U.S. Sen. Ron Wyden arrived at Baker High School Tuesday afternoon ready to answer questions, but after one query the senator seemed more inclined to convene a committee or a task force.
The question was from Baker County Commissioner Bruce Nichols.
Nichols told Wyden, a Democrat who’s been representing Oregon in the Senate since 1996, that an effort to thin the forests in Baker City’s watershed to reduce the risk of fire is complicated in part because the 10,000-acre watershed is also a roadless area.
Wyden, who is a member of the Senate Energy and Natural Resources Committee, said he believes a key to dealing with issues on public lands is to gather stakeholders from government agencies, the timber industry and the environmental community.
“Let’s get moving on this,” the senator said.
He called out from the audience Baker City Manager Fred Warner Jr., and Gerald Dixon, the acting deputy supervisor for the Wallowa-Whitman National Forest, which manages the forests in the city’s watershed.
Warner said that although city and Forest Service officials have “been working hard” on the watershed project — a task that Baker City Councilor Arvid Andersen has made a priority — “any nudge we could get, from the chief of the Forest Service, from you, would be helpful.”
Wyden seemed especially excited when Warner mentioned the Forest Service chief.
It turns out the senator is scheduled to meet this morning in Boise with acting Forest Service Chief Vicki Christiansen to talk about wildfires.
“I’ll ask Vicki Christiansen tomorrow to assign someone to work on the watershed issue,” Wyden said Tuesday.
His statement prompted widespread applause from the audience of about 125 in the Baker High School auditorium, many of them BHS students.
The watershed discussion wasn’t Wyden’s only opportunity to talk about federal forest and fire policies.
After a question from BHS student Kale Cassidy about ways to protect forests from fires, Wyden touted a new law, which he helped shepherd through the Senate, that ends the practice known as “wildfire borrowing.”
Over the past several years the Forest Service and other land managing agencies have had to divert tens of millions of dollars earmarked for fire prevention work to pay the bills for fighting massive wildfires across the West.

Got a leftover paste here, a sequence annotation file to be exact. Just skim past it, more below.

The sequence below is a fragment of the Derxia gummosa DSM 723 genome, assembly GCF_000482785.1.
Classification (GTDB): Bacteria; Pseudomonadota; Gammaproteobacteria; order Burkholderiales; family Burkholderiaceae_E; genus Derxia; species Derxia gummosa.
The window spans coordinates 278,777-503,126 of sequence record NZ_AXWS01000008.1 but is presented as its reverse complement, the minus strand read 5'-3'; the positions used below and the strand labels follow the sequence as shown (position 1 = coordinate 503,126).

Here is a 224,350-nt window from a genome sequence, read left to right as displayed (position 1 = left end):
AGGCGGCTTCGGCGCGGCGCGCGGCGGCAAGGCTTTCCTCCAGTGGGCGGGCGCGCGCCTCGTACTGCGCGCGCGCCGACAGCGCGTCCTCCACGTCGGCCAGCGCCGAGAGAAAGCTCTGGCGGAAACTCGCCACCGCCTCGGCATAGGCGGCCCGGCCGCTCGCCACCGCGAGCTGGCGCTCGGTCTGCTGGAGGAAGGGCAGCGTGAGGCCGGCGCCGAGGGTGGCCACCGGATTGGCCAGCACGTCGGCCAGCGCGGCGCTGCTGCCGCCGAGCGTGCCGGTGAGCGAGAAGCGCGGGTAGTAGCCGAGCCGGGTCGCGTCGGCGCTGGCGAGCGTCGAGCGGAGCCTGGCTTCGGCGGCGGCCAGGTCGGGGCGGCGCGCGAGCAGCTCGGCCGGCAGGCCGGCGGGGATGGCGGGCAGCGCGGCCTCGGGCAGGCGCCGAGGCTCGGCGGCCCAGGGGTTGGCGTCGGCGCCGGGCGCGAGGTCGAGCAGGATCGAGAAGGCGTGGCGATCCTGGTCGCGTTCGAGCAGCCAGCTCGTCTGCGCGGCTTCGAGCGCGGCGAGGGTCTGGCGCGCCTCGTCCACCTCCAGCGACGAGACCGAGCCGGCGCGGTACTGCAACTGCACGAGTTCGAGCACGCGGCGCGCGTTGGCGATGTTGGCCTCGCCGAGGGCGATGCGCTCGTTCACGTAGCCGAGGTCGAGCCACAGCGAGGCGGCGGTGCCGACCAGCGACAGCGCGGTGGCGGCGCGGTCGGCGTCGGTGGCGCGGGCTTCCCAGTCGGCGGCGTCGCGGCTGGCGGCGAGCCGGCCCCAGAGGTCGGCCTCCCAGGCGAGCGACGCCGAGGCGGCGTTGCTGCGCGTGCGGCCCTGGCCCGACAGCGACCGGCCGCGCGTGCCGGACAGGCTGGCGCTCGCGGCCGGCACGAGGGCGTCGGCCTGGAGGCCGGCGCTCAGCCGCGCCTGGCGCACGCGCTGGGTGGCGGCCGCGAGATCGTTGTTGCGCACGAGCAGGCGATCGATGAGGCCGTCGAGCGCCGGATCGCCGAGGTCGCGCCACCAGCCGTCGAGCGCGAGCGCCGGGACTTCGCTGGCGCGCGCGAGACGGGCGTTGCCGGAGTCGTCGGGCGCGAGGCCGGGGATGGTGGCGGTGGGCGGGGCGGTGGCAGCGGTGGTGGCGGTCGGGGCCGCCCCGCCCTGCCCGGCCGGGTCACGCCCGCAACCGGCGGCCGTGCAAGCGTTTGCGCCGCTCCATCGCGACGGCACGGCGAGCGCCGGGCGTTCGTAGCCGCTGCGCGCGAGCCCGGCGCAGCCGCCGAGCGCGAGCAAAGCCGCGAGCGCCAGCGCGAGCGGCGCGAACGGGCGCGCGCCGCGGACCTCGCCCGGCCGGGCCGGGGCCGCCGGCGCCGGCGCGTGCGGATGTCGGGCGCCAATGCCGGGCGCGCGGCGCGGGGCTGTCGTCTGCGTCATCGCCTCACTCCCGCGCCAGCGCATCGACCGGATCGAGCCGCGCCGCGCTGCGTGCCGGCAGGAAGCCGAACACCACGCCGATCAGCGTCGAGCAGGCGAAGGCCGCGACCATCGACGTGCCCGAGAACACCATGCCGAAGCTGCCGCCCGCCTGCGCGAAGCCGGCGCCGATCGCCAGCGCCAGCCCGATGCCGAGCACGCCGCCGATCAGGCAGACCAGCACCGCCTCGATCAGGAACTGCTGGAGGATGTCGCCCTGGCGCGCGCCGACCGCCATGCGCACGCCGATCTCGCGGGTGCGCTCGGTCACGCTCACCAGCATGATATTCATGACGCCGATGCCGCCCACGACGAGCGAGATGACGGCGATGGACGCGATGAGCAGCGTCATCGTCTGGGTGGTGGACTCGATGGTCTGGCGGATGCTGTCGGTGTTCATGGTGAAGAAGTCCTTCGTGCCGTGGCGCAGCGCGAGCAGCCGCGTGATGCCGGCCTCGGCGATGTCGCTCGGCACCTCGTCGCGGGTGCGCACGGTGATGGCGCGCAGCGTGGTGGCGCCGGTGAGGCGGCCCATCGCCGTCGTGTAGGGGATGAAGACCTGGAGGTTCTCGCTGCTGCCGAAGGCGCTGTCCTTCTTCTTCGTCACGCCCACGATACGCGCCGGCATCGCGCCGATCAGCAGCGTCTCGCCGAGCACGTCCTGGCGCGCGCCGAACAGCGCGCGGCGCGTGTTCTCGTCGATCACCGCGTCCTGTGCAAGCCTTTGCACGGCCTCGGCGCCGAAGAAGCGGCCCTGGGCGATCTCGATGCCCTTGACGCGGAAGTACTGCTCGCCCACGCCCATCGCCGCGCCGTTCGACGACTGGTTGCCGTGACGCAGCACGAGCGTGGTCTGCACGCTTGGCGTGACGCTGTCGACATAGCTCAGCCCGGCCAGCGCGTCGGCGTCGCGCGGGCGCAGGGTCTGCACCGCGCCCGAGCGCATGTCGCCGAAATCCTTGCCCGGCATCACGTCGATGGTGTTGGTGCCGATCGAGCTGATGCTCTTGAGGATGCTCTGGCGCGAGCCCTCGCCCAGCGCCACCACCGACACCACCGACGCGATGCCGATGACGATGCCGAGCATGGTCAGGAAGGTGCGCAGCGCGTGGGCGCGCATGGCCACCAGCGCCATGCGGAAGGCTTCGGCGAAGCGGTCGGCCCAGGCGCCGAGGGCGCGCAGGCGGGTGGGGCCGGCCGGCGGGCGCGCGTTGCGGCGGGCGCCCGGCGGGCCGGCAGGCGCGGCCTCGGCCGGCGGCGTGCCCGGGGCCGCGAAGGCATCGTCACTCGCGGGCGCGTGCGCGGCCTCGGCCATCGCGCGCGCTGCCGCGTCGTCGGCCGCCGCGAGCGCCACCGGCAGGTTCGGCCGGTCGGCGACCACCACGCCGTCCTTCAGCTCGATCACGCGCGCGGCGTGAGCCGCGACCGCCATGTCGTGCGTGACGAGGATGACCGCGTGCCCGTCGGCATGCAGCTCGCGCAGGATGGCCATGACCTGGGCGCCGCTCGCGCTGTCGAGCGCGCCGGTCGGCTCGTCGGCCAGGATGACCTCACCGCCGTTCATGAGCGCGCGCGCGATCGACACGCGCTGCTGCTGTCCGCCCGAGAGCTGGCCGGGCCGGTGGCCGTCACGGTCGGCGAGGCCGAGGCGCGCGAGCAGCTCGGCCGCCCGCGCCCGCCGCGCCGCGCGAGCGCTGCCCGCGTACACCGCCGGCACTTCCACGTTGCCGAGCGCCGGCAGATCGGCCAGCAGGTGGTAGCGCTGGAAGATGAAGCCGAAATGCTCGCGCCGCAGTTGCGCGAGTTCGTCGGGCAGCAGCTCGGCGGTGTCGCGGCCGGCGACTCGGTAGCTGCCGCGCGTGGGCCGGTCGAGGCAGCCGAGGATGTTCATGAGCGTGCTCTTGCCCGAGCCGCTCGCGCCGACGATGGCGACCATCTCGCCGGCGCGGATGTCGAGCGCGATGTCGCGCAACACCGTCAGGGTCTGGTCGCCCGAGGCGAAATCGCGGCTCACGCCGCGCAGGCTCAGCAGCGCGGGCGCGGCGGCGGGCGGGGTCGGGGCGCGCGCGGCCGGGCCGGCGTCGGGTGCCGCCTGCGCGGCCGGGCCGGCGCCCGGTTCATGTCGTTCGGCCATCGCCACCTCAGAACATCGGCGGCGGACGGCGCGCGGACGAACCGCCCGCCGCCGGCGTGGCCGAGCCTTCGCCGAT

Wyden has long advocated for the federal government to instead treat large blazes as natural disasters, akin to hurricanes or floods, and to set aside money just for that purpose rather than raiding fire-prevention budgets.
He called the new law the “most meaningful change in forest policy in a decade.”
Wyden also told the Baker City audience that Christiansen plans to outline a plan to start addressing the backlog of forest thinning projects in Oregon.
The senator opened the nearly two-hour town hall by recognizing several students who have taken classes at the Baker Technical Institute and presenting them with an American flag that had flown over the U.S. Capitol in Washington, D.C.
The students are Gabriel Rosales, Dawson Vanderwiele, Jacquelyn Sanders, Mason Tomac and Ray Soderholm.
Wyden took questions from both BHS students as well as local residents.
In response to a question from Julianne Williams of Baker City about possible cuts to Social Security and Medicare, Wyden acknowledged that President Trump’s proposed budget does include those cuts.
Wyden said he recently sponsored a bill, along with Utah Republican Sen. Orrin Hatch, that makes it possible for more senior citizens to be cared for in their homes.
In response to a question from BHS student Hailey Sanders about how he balances representing rural and urban areas, Wyden acknowledged that he “loves Portland, but I am not a United States senator for the state of Portland. I represent every nook and cranny, every blade of grass in every corner of the state of Oregon.”
Wyden noted that about 20 percent of jobs in Oregon depend on international trade, and that includes the state’s multbillion-dollar agriculture and nursery industry.
“It’s what we grow, and where do we grow it? In rural Oregon,” he said.
He encouraged students, as they’re pondering their careers, to remember that they belong to a global economy.
Marshall McComb of Baker City pointed out that stagnant wages have harmed the American middle class, and he asked Wyden what he thinks Congress can do about income inequality.
Wyden said he promotes industries that pay above-average wages, citing as two examples the budding technology for drone aircraft, and the healthcare industry.
See more in the May 2, 2018, issue of the Baker City Herald.